National Chemical Residues Programme (NCRP)

NCRP collects and tests samples from randomly and targeted selected animals or animal products. Results are used to establish the level of Good Agricultural Practice and for Official Assurances purposes.

Purpose and aims

The NCRP monitors the chemical residue status of live animals and animals sent for slaughter and processing and tests food products from animals, birds, farmed salmon, ocean fish and honey for:

  • registered veterinary medicines and agricultural compounds
  • deregistered agricultural chemicals that are persistent environmental contaminants
  • banned or restricted substances and toxic agents, such as poisons used to control possums.

The programme, which has been operating since the mid-1960s:

  • enables MPI to provide overseas regulatory authorities with assurances about the residue and contaminant status of food exported from New Zealand
  • gives domestic and export consumers confidence in the meat, farmed salmon and bee products New Zealand produces.

You can find out more about monitoring of farmed salmon on the page, Seafood monitoring programmes in the left-hand menu.

The scope of the programme

The programme has 5 distinct elements: monitoring, surveillance, species verification, research and development, and special programmes.

Monitoring programme for animals presented for slaughter

The programme monitors the prevalence of residues and contaminants in the national population of healthy animals. The types and numbers of animals to be sampled, and residues and contaminants to be analysed depend on the risk profile of the compounds themselves.

A sampling regime for each year's monitoring is issued by a Notice under the Animal Products Act (APA) 1999. Confidential sampling plans are issued by MPI. These are created using internationally accepted or agreed sampling rates, and take account of particular market-access requirements where necessary.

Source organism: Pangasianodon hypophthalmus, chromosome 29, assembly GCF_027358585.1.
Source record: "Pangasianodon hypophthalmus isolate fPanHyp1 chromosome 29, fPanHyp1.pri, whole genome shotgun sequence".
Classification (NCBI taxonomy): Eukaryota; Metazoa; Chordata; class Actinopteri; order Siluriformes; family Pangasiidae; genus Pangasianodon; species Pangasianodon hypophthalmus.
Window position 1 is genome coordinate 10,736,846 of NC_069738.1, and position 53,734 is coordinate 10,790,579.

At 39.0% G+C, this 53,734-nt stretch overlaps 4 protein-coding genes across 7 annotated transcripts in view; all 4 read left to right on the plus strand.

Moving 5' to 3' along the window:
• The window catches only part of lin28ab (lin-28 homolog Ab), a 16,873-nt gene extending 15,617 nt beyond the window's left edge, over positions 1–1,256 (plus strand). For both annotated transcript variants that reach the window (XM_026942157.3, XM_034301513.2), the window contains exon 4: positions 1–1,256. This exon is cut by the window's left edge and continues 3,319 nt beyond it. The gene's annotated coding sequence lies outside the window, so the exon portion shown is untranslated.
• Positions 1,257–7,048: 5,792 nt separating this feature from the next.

Samples may include edible tissue such as kidney, liver muscle or fat depending on which tissue has the highest residues – this is known as 'marker tissue'. For certain compounds, blood and urine from live animals is sampled, and urine and bile from slaughtered animals.

Surveillance programme for 'at risk' animals

The Surveillance programme specifically targets animals for testing that are considered to pose a higher risk of containing residues or contaminants than animals in the general population. This may include:

  • animals from suppliers/properties where non-compliant residues or contaminants have previously been identified
  • animals that present with injection site-lesions
  • animals that have been treated with a veterinary medicine just before slaughter or within the withholding period
  • animals from contaminated land.

Residue programme coordinators (RPCs) from MPI Verification Animal and Food Products (MPI Verification) are responsible for coordinating the activities of the programme at the premises and farm level.

Species verification programme

The Species verification programme verifies the authenticity of the species in labelling of boneless meat, farmed deer and wild game products. The programme involves a random sampling scheme operated at US-listed meat export premises, processing premises and cold stores.

MPI issues a sampling plan that lists the premises or businesses that are selected for sampling purposes. The sampling plan is strictly confidential to MPI Verification technical supervisors and is kept secure at all times. The carton or meat from which a sample is taken is retained until test results have been reported, so that non-conforming results can be traced back to the source.